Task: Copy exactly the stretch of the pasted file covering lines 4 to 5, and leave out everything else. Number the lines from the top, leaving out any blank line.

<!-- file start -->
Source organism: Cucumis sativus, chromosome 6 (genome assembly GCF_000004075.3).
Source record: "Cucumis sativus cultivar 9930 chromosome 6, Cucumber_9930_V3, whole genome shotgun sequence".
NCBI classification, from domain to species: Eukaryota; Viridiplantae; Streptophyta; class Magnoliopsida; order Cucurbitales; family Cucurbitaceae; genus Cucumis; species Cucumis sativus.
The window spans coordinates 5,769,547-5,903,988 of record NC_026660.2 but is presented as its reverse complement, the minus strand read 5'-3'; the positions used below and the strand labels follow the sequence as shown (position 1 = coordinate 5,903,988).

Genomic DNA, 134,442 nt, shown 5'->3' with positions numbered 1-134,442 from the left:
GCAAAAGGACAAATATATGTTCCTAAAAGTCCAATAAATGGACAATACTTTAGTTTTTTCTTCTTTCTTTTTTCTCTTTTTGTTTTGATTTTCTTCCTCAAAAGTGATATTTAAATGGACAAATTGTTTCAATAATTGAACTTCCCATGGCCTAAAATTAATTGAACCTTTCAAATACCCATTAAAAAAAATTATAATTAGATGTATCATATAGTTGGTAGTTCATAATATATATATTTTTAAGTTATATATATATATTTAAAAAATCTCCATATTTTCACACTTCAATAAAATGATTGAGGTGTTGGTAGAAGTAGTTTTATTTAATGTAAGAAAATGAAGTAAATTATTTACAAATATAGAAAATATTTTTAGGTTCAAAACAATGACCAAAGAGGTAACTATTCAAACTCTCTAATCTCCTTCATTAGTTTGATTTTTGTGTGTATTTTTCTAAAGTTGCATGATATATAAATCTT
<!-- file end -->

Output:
The window spans coordinates 5,769,547-5,903,988 of record NC_026660.2 but is presented as its reverse complement, the minus strand read 5'-3'; the positions used below and the strand labels follow the sequence as shown (position 1 = coordinate 5,903,988).

Genomic DNA, 134,442 nt, shown 5'->3' with positions numbered 1-134,442 from the left: